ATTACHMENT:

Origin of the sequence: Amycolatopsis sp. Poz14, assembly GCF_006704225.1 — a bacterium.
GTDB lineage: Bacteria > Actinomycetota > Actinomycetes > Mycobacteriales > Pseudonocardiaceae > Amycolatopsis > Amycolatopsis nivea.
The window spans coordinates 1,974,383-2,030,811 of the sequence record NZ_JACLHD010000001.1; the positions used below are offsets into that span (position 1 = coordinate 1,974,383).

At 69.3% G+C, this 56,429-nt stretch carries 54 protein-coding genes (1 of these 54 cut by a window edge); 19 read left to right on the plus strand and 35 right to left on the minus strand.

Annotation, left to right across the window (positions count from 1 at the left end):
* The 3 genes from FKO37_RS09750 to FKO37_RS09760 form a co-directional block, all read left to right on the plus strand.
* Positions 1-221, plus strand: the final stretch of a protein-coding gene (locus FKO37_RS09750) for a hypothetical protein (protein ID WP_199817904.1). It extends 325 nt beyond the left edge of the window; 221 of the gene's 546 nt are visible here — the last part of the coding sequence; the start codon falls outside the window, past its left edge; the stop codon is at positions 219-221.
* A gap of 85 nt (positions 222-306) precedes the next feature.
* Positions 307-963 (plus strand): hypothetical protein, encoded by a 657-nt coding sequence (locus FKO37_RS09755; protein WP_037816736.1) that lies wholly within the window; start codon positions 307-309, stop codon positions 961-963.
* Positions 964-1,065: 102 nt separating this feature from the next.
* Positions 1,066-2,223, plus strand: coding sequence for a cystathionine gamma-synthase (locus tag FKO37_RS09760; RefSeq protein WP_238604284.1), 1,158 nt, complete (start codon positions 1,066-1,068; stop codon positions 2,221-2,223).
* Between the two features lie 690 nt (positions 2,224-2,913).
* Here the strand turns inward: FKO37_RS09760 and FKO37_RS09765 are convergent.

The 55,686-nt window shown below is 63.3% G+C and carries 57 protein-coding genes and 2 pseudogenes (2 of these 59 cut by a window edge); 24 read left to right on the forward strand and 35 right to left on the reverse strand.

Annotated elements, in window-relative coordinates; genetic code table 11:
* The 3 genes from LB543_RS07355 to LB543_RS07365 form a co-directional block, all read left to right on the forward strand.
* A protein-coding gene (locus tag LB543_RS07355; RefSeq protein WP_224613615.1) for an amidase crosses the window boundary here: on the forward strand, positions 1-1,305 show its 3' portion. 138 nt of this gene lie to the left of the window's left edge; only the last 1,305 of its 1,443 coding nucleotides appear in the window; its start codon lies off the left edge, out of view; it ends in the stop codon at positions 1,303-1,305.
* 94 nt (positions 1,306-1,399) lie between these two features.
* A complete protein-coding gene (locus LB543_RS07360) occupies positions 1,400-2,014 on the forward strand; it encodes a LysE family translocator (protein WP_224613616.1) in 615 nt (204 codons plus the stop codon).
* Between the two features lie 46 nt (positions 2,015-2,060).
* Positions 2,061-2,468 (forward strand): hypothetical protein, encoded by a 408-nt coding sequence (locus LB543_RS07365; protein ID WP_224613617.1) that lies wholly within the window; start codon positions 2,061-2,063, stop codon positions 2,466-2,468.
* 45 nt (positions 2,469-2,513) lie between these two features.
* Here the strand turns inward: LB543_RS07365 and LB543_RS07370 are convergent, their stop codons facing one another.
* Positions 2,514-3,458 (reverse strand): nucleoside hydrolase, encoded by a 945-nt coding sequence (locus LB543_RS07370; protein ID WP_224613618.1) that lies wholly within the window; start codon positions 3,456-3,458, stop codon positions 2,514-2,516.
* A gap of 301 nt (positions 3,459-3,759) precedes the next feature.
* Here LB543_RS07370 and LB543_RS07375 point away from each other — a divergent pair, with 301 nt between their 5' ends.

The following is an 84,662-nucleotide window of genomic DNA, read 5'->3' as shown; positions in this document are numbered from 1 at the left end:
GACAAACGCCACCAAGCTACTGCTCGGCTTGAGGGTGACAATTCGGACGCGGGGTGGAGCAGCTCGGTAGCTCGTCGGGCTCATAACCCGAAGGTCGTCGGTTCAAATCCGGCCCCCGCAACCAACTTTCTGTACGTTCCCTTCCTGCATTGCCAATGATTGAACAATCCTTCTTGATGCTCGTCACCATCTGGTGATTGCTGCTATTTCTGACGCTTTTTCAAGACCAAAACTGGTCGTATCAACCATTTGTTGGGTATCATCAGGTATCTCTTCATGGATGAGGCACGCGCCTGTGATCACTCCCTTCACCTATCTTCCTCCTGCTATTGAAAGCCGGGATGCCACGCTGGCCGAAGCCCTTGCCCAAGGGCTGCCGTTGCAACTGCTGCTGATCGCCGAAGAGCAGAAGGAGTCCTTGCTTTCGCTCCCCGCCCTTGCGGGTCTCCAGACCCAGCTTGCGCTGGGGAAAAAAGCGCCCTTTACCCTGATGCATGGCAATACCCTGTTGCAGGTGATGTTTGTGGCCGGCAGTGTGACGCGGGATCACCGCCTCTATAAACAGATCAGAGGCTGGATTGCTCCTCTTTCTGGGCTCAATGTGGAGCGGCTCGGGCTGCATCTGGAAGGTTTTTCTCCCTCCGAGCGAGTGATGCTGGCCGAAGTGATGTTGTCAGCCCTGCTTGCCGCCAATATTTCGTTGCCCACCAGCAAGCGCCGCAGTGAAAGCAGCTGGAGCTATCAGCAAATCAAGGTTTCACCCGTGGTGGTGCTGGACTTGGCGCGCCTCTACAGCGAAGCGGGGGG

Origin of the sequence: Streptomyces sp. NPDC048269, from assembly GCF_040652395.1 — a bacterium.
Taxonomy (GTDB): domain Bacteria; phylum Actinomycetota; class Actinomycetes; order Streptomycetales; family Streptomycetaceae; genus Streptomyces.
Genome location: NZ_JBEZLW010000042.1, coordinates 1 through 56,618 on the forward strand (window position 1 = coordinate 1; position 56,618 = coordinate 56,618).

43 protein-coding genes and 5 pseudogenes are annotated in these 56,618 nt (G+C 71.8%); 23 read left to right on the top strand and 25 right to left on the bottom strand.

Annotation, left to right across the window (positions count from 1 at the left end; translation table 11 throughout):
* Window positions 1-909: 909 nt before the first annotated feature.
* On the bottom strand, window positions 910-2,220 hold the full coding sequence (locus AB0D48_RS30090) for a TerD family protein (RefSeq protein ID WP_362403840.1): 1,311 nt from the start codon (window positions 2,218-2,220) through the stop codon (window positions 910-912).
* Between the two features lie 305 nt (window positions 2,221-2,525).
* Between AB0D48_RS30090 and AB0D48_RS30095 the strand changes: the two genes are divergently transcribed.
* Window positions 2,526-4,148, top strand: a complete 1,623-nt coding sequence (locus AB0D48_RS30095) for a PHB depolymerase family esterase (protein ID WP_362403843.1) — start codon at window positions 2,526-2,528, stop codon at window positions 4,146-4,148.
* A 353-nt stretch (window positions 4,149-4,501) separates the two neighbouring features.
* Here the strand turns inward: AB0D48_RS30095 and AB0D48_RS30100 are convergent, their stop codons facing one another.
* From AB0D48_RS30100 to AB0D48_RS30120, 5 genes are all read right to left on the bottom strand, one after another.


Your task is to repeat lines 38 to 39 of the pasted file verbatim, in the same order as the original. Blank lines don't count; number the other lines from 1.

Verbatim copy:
* Window positions 2,526-4,148, top strand: a complete 1,623-nt coding sequence (locus AB0D48_RS30095) for a PHB depolymerase family esterase (protein ID WP_362403843.1) — start codon at window positions 2,526-2,528, stop codon at window positions 4,146-4,148.
* A 353-nt stretch (window positions 4,149-4,501) separates the two neighbouring features.